Biggest ESG ETFs Are Being Overshadowed by Clean-Energy Funds
(Bloomberg) -- This year’s rally in exchange-traded funds specializing in clean energy is leaving larger peers in the environmental, social and governance sector far behind.
One example is the $1.2 billion Invesco Solar ETF’s 75% jump this year, which exceeds the 9% climb in the $8.6 billion iShares ESG Aware MSCI USA ETF, the biggest such fund in the ESG space. The S&P Global Clean Energy Index has climbed 41% this year, compared with an advance of 2% in a global stock market gauge.
A range of factors have been cited for the clean-tech rally, including greater investor pressure to pursue ESG themes, maturing wind and solar industries that demonstrated resiliency after the collapse in oil prices earlier this year, as well as the prospect of huge government spending on green projects.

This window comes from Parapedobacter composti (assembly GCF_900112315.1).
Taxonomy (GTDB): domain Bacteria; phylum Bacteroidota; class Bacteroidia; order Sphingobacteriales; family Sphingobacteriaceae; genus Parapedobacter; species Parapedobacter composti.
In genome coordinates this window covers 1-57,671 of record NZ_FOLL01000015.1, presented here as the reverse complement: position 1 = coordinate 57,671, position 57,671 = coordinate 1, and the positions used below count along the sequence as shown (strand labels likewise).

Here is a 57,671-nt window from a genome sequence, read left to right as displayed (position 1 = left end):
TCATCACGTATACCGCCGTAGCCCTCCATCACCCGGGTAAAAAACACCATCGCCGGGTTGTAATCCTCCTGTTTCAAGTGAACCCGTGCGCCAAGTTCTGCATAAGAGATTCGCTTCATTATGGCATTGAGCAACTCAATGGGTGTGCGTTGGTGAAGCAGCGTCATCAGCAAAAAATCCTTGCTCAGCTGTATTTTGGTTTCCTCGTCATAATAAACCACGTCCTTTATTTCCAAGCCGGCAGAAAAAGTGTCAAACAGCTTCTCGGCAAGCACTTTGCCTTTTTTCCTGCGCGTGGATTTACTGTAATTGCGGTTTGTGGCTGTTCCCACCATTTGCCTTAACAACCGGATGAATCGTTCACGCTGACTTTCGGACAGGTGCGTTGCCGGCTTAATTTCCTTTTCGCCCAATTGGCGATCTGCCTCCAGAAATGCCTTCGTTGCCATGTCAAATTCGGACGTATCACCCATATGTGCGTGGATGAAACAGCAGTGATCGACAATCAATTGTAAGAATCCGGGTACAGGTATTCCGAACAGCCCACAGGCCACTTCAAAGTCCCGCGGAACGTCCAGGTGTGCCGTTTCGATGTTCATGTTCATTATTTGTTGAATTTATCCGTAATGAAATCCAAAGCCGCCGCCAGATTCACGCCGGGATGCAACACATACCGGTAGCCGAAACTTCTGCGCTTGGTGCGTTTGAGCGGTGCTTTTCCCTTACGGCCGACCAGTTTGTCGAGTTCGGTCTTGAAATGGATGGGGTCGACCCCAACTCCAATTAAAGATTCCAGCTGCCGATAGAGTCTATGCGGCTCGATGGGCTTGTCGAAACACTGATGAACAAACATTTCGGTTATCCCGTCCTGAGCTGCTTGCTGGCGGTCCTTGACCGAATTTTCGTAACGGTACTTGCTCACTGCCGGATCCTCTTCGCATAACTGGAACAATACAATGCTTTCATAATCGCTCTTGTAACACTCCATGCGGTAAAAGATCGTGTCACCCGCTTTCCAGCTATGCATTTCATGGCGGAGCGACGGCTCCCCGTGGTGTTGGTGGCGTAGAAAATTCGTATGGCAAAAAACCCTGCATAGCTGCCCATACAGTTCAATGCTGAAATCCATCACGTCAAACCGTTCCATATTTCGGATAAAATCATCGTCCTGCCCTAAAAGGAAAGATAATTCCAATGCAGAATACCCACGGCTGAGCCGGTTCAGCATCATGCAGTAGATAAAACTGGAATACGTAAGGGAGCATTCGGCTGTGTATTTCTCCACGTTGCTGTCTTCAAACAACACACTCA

“An S&P 500 ESG versus the niche clean energy ETF, you are still going to see very significant differences in ESG style and therefore outcome in performance and composition, as well in terms of securities,” said Cathrine de Coninck-Lopez, global head of ESG with Invesco.
Other clean-energy ETFs, such as the First Trust Nasdaq Clean Edge Green Energy Index Fund, the Invesco WilderHill Clean Energy ETF, ALPS Clean Energy ETF and SPDR S&P Kensho Clean Power ETF, are all up at least 40% this year.
Major broad-based ESG ETFs trail behind. The $2.6 billion Xtrackers MSCI USA ESG Leaders Equity ETF is up about 6% over the same period, while the $1.9 billion Vanguard ESG US Stock ETF has posted an 11% gain.
The iShares ESG Aware MSCI USA’s top holdings are familiar names Apple Inc. and Microsoft Corp. Invesco Solar’s biggest investments, like SolarEdge Technologies Inc. and Sunrun Inc., have more than doubled year-to-date, well ahead of the tech giants.
ESG ETFs have attracted more than $35 billion of net inflows so far in 2020, and assets across all types of ESG funds topped $1 trillion for the first time last quarter, a Morningstar Inc. report shows.
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